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FHA Changes May Cause More Loans to Go Underwater

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I first caught whiff of this in an Inman News article by Matt Carter.  Then I saw an editorial about it in The Washington Post. Then I heard a short piece on Marketplace Money from American Public Media on my local NPR station (you know how us liberals love our NPR).  So I know I wasn’t hallucinating.

It seems that the FHA is going have stricter guidelines, to wit:

  • raising the minimum down payment from 3.5% to 5%
  • raising the minimum FICO credit score to 620
  • raising both the upfront and ongoing mortgage insurance premiums
  • reduce maximum Seller contribution allowable from 6% to 3%

All this and more in the name of shoring up FHA reserves which are astonishingly low.  It seems that what used to be the lending program of last resort is taking a bath on continuing mortgage defaults.  Considering that the concept behind FHA is to provide financing for moderate income borrowers chasing the American Dream of of home ownership, it’s surprising that Congress won’t step up to the plate to bailout the FHA.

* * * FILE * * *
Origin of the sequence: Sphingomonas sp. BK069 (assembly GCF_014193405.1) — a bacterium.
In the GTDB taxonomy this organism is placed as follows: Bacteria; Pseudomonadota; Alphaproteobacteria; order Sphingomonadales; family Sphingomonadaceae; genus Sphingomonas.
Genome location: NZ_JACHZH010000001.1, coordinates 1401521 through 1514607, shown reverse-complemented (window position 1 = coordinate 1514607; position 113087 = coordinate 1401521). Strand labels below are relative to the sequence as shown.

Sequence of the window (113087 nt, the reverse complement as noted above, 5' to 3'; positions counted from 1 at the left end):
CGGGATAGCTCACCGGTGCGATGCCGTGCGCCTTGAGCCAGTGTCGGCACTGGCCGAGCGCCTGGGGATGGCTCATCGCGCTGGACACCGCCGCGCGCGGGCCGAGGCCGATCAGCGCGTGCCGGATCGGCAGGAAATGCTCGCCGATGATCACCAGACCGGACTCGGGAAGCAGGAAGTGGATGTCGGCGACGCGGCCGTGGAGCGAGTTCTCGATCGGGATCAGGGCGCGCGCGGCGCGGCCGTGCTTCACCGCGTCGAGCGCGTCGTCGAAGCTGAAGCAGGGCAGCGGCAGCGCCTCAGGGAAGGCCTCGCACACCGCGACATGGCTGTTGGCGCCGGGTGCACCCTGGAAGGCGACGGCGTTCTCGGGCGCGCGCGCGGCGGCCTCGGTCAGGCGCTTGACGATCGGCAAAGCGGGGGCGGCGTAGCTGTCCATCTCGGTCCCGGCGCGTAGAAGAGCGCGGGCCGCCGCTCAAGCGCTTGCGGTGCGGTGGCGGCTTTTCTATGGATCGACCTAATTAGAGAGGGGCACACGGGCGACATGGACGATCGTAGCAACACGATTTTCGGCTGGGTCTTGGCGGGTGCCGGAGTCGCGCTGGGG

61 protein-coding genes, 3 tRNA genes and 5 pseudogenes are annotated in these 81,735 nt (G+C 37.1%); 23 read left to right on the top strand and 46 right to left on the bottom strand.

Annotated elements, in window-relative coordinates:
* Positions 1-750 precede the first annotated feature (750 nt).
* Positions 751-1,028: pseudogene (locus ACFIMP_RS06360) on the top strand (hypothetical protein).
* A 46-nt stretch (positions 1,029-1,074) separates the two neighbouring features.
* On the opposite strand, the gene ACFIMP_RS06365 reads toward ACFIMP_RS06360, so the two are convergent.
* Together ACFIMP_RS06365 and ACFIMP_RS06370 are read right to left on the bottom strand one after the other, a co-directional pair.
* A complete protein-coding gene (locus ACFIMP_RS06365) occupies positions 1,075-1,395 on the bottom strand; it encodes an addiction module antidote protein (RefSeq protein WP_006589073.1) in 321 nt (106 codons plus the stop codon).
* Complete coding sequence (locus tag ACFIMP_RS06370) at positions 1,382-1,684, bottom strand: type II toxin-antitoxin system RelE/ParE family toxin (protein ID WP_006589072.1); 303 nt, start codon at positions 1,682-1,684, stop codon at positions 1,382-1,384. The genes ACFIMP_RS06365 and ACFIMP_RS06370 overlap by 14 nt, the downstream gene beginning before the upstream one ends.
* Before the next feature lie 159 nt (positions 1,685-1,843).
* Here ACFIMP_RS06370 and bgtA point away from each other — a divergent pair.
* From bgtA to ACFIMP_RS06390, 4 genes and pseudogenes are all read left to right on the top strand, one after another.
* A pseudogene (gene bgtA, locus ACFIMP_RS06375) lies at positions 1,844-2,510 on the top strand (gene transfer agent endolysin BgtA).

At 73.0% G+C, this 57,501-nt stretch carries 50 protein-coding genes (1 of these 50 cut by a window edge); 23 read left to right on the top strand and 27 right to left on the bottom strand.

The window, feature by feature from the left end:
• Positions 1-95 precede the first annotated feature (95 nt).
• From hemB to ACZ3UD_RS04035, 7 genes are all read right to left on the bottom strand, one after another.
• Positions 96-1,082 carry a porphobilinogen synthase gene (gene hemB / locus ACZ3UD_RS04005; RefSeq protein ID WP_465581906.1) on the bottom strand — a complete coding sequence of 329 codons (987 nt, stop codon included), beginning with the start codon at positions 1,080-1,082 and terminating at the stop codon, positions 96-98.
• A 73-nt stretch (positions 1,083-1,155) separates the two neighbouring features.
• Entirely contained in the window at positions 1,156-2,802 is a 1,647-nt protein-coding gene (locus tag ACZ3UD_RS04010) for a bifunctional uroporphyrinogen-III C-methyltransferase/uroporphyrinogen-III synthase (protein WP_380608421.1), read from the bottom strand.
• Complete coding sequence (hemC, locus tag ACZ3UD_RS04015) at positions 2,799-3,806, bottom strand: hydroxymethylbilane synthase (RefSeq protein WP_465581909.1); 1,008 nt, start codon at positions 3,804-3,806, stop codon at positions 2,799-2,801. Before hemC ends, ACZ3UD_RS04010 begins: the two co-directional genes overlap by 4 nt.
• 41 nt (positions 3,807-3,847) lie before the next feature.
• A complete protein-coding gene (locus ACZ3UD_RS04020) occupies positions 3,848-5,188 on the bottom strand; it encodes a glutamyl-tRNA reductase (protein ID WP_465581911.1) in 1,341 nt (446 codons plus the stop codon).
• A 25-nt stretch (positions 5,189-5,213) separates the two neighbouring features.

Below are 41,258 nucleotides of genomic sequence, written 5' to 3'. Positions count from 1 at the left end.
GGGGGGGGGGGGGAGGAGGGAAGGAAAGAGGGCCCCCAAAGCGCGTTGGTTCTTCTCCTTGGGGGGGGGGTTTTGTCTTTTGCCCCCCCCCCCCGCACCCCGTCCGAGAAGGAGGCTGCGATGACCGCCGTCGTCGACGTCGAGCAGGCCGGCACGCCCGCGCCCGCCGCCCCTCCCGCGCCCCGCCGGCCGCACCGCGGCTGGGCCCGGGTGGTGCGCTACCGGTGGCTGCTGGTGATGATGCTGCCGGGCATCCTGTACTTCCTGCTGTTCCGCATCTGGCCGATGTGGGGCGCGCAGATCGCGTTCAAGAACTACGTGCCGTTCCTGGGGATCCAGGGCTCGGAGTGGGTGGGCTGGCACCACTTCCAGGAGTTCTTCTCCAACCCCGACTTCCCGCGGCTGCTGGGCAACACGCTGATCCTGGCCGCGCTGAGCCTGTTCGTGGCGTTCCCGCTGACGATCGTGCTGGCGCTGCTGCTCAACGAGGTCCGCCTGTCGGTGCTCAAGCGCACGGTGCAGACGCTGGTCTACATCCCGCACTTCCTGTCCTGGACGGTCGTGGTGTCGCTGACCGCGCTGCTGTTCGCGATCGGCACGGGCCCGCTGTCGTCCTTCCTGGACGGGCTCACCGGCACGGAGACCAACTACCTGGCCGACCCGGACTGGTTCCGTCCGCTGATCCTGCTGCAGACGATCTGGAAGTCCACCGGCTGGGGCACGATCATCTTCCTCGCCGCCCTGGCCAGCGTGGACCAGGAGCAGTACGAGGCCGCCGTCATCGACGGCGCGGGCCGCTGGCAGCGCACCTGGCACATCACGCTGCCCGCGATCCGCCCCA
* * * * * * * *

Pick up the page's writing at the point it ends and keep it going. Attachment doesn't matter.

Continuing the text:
Mixed Message

On the one hand, we have the Government providing these really nice tax credits to encourage home ownership.  We have the Federal Reserve keeping mortgage interest rates low by massive buying of mortgage backed securities. We have everyone talking about the need for the housing industry to help lead the country out of the recession.  After all, when people buy homes, jobs are created or saved and a huge litany of businesses flourish to support it.  After all we are constantly being told that we need to spend, spend, spend in order to help the recovery.

The United States has moved from being an agricultural economy through the industrial/manufacturing economy into the service/information economy we now live in.  We don’t make much of anything anymore.  We do build houses and, as the saying goes, people gotta live somewhere. Yet, credit to buy houses remains exceedingly restrictive and, with this announcement from the FHA about it’s new guidelines, it is about to get a whole lot tighter.  What’s a spender to do?  Get another 60″ flat screen?

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Mixed Feelings

To be honest, I know that a lot of the reason we’re in the mess now is that a lot of people bought a lot of houses with little or no money and no hopes of ever being able to keep up the monthly mortgage payment.  I get that. The sub-prime lending business that is now nearly extinct loaned money to anyone who could fog a mirror.